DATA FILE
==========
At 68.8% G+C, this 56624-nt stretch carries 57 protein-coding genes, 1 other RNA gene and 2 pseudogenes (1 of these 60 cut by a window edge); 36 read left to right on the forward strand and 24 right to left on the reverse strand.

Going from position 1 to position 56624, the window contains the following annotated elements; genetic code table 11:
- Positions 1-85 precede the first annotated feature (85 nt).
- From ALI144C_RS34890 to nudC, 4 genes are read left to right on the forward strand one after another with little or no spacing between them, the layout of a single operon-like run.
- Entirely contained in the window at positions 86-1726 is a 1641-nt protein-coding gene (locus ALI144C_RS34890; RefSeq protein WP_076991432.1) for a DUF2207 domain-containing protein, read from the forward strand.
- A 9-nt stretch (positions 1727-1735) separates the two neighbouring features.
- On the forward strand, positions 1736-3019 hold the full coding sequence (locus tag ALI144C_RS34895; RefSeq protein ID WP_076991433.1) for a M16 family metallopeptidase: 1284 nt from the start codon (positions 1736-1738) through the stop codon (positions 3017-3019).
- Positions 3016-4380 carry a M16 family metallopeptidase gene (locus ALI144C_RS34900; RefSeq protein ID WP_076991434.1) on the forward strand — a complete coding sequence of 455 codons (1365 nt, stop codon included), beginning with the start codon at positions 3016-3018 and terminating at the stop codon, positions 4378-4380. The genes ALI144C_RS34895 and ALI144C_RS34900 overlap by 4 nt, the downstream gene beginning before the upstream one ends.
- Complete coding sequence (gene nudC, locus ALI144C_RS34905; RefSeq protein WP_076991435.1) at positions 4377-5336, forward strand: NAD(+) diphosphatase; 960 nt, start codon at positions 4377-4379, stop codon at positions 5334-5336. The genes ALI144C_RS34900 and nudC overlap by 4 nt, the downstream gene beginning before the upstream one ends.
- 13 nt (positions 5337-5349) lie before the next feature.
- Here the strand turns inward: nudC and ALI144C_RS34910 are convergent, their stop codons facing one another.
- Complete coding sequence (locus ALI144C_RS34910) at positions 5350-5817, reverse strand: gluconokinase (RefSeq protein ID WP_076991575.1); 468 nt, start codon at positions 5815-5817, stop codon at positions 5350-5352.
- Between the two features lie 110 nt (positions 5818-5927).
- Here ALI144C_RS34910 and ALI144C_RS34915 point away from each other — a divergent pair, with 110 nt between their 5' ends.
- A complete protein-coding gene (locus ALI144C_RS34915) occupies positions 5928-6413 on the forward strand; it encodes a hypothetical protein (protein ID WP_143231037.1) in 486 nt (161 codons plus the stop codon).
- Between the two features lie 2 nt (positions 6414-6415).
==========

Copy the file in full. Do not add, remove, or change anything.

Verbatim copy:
At 68.8% G+C, this 56624-nt stretch carries 57 protein-coding genes, 1 other RNA gene and 2 pseudogenes (1 of these 60 cut by a window edge); 36 read left to right on the forward strand and 24 right to left on the reverse strand.

Going from position 1 to position 56624, the window contains the following annotated elements; genetic code table 11:
- Positions 1-85 precede the first annotated feature (85 nt).
- From ALI144C_RS34890 to nudC, 4 genes are read left to right on the forward strand one after another with little or no spacing between them, the layout of a single operon-like run.
- Entirely contained in the window at positions 86-1726 is a 1641-nt protein-coding gene (locus ALI144C_RS34890; RefSeq protein WP_076991432.1) for a DUF2207 domain-containing protein, read from the forward strand.
- A 9-nt stretch (positions 1727-1735) separates the two neighbouring features.
- On the forward strand, positions 1736-3019 hold the full coding sequence (locus tag ALI144C_RS34895; RefSeq protein ID WP_076991433.1) for a M16 family metallopeptidase: 1284 nt from the start codon (positions 1736-1738) through the stop codon (positions 3017-3019).
- Positions 3016-4380 carry a M16 family metallopeptidase gene (locus ALI144C_RS34900; RefSeq protein ID WP_076991434.1) on the forward strand — a complete coding sequence of 455 codons (1365 nt, stop codon included), beginning with the start codon at positions 3016-3018 and terminating at the stop codon, positions 4378-4380. The genes ALI144C_RS34895 and ALI144C_RS34900 overlap by 4 nt, the downstream gene beginning before the upstream one ends.
- Complete coding sequence (gene nudC, locus ALI144C_RS34905; RefSeq protein WP_076991435.1) at positions 4377-5336, forward strand: NAD(+) diphosphatase; 960 nt, start codon at positions 4377-4379, stop codon at positions 5334-5336. The genes ALI144C_RS34900 and nudC overlap by 4 nt, the downstream gene beginning before the upstream one ends.
- 13 nt (positions 5337-5349) lie before the next feature.
- Here the strand turns inward: nudC and ALI144C_RS34910 are convergent, their stop codons facing one another.
- Complete coding sequence (locus ALI144C_RS34910) at positions 5350-5817, reverse strand: gluconokinase (RefSeq protein ID WP_076991575.1); 468 nt, start codon at positions 5815-5817, stop codon at positions 5350-5352.
- Between the two features lie 110 nt (positions 5818-5927).
- Here ALI144C_RS34910 and ALI144C_RS34915 point away from each other — a divergent pair, with 110 nt between their 5' ends.
- A complete protein-coding gene (locus ALI144C_RS34915) occupies positions 5928-6413 on the forward strand; it encodes a hypothetical protein (protein ID WP_143231037.1) in 486 nt (161 codons plus the stop codon).
- Between the two features lie 2 nt (positions 6414-6415).